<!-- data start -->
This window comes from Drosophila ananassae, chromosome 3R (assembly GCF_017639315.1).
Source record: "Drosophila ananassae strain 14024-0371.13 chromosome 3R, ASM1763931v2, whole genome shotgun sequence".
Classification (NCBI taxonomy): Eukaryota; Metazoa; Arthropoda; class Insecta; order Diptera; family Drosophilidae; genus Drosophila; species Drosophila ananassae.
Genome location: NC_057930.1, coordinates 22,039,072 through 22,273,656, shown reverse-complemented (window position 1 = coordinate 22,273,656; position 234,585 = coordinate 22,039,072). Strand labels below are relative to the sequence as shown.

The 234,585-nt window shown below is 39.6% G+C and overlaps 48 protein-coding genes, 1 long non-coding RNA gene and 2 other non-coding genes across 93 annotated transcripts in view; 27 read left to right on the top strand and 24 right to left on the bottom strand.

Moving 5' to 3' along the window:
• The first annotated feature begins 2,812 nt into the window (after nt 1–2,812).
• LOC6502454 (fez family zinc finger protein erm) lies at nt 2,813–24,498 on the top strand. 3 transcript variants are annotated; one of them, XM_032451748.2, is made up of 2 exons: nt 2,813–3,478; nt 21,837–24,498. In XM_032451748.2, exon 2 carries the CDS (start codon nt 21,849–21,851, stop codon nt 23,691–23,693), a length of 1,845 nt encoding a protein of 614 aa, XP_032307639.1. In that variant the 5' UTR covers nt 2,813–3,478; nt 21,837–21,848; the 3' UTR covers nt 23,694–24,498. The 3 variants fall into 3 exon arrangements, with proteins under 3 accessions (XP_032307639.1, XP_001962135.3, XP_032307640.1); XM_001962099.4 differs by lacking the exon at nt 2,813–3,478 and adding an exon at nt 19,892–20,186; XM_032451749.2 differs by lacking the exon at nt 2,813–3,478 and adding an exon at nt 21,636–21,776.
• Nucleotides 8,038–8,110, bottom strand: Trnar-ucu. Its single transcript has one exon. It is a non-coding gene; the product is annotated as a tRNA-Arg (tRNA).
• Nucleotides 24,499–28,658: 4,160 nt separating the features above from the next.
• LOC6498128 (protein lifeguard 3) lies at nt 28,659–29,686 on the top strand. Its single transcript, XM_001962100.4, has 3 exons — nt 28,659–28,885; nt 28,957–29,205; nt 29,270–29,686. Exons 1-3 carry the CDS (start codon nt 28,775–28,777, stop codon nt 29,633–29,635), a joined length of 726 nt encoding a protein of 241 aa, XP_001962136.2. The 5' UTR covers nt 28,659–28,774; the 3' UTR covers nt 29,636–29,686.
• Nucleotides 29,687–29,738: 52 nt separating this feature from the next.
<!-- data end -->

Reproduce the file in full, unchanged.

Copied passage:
This window comes from Drosophila ananassae, chromosome 3R (assembly GCF_017639315.1).
Source record: "Drosophila ananassae strain 14024-0371.13 chromosome 3R, ASM1763931v2, whole genome shotgun sequence".
Classification (NCBI taxonomy): Eukaryota; Metazoa; Arthropoda; class Insecta; order Diptera; family Drosophilidae; genus Drosophila; species Drosophila ananassae.
Genome location: NC_057930.1, coordinates 22,039,072 through 22,273,656, shown reverse-complemented (window position 1 = coordinate 22,273,656; position 234,585 = coordinate 22,039,072). Strand labels below are relative to the sequence as shown.

The 234,585-nt window shown below is 39.6% G+C and overlaps 48 protein-coding genes, 1 long non-coding RNA gene and 2 other non-coding genes across 93 annotated transcripts in view; 27 read left to right on the top strand and 24 right to left on the bottom strand.

Moving 5' to 3' along the window:
• The first annotated feature begins 2,812 nt into the window (after nt 1–2,812).
• LOC6502454 (fez family zinc finger protein erm) lies at nt 2,813–24,498 on the top strand. 3 transcript variants are annotated; one of them, XM_032451748.2, is made up of 2 exons: nt 2,813–3,478; nt 21,837–24,498. In XM_032451748.2, exon 2 carries the CDS (start codon nt 21,849–21,851, stop codon nt 23,691–23,693), a length of 1,845 nt encoding a protein of 614 aa, XP_032307639.1. In that variant the 5' UTR covers nt 2,813–3,478; nt 21,837–21,848; the 3' UTR covers nt 23,694–24,498. The 3 variants fall into 3 exon arrangements, with proteins under 3 accessions (XP_032307639.1, XP_001962135.3, XP_032307640.1); XM_001962099.4 differs by lacking the exon at nt 2,813–3,478 and adding an exon at nt 19,892–20,186; XM_032451749.2 differs by lacking the exon at nt 2,813–3,478 and adding an exon at nt 21,636–21,776.
• Nucleotides 8,038–8,110, bottom strand: Trnar-ucu. Its single transcript has one exon. It is a non-coding gene; the product is annotated as a tRNA-Arg (tRNA).
• Nucleotides 24,499–28,658: 4,160 nt separating the features above from the next.
• LOC6498128 (protein lifeguard 3) lies at nt 28,659–29,686 on the top strand. Its single transcript, XM_001962100.4, has 3 exons — nt 28,659–28,885; nt 28,957–29,205; nt 29,270–29,686. Exons 1-3 carry the CDS (start codon nt 28,775–28,777, stop codon nt 29,633–29,635), a joined length of 726 nt encoding a protein of 241 aa, XP_001962136.2. The 5' UTR covers nt 28,659–28,774; the 3' UTR covers nt 29,636–29,686.
• Nucleotides 29,687–29,738: 52 nt separating this feature from the next.